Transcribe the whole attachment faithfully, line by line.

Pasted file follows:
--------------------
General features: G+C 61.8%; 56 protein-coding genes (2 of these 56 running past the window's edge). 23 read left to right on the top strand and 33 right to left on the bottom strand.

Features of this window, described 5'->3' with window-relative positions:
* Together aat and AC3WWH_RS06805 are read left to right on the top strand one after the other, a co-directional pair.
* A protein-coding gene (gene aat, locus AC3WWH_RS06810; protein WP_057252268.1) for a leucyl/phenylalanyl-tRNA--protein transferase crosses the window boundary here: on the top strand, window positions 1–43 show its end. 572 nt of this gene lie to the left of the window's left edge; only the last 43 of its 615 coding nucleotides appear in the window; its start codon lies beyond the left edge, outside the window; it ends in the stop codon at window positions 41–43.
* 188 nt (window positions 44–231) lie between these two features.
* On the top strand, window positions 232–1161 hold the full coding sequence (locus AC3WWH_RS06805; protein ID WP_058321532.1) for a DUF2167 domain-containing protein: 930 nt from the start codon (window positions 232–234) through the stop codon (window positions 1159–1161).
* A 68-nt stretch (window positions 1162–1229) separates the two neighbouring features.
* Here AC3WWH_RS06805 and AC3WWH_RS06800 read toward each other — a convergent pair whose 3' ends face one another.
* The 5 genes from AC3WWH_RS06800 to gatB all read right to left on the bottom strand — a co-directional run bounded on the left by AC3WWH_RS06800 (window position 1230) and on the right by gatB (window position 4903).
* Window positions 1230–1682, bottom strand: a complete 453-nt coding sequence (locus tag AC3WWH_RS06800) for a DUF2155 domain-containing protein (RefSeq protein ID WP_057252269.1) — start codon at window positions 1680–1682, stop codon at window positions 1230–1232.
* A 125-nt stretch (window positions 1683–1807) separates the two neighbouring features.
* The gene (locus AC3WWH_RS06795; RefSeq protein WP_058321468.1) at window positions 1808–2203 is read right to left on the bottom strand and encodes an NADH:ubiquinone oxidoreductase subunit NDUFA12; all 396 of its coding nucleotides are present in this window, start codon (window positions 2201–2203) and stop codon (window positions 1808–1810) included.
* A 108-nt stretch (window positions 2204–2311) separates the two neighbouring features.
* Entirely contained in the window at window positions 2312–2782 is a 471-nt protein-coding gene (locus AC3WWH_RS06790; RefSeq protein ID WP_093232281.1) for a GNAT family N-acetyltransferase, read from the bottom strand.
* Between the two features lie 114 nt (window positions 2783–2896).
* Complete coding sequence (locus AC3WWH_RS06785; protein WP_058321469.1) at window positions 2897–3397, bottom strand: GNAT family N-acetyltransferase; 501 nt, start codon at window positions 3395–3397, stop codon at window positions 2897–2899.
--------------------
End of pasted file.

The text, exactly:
General features: G+C 61.8%; 56 protein-coding genes (2 of these 56 running past the window's edge). 23 read left to right on the top strand and 33 right to left on the bottom strand.

Features of this window, described 5'->3' with window-relative positions:
* Together aat and AC3WWH_RS06805 are read left to right on the top strand one after the other, a co-directional pair.
* A protein-coding gene (gene aat, locus AC3WWH_RS06810; protein WP_057252268.1) for a leucyl/phenylalanyl-tRNA--protein transferase crosses the window boundary here: on the top strand, window positions 1–43 show its end. 572 nt of this gene lie to the left of the window's left edge; only the last 43 of its 615 coding nucleotides appear in the window; its start codon lies beyond the left edge, outside the window; it ends in the stop codon at window positions 41–43.
* 188 nt (window positions 44–231) lie between these two features.
* On the top strand, window positions 232–1161 hold the full coding sequence (locus AC3WWH_RS06805; protein ID WP_058321532.1) for a DUF2167 domain-containing protein: 930 nt from the start codon (window positions 232–234) through the stop codon (window positions 1159–1161).
* A 68-nt stretch (window positions 1162–1229) separates the two neighbouring features.
* Here AC3WWH_RS06805 and AC3WWH_RS06800 read toward each other — a convergent pair whose 3' ends face one another.
* The 5 genes from AC3WWH_RS06800 to gatB all read right to left on the bottom strand — a co-directional run bounded on the left by AC3WWH_RS06800 (window position 1230) and on the right by gatB (window position 4903).
* Window positions 1230–1682, bottom strand: a complete 453-nt coding sequence (locus tag AC3WWH_RS06800) for a DUF2155 domain-containing protein (RefSeq protein ID WP_057252269.1) — start codon at window positions 1680–1682, stop codon at window positions 1230–1232.
* A 125-nt stretch (window positions 1683–1807) separates the two neighbouring features.
* The gene (locus AC3WWH_RS06795; RefSeq protein WP_058321468.1) at window positions 1808–2203 is read right to left on the bottom strand and encodes an NADH:ubiquinone oxidoreductase subunit NDUFA12; all 396 of its coding nucleotides are present in this window, start codon (window positions 2201–2203) and stop codon (window positions 1808–1810) included.
* A 108-nt stretch (window positions 2204–2311) separates the two neighbouring features.
* Entirely contained in the window at window positions 2312–2782 is a 471-nt protein-coding gene (locus AC3WWH_RS06790; RefSeq protein ID WP_093232281.1) for a GNAT family N-acetyltransferase, read from the bottom strand.
* Between the two features lie 114 nt (window positions 2783–2896).
* Complete coding sequence (locus AC3WWH_RS06785; protein WP_058321469.1) at window positions 2897–3397, bottom strand: GNAT family N-acetyltransferase; 501 nt, start codon at window positions 3395–3397, stop codon at window positions 2897–2899.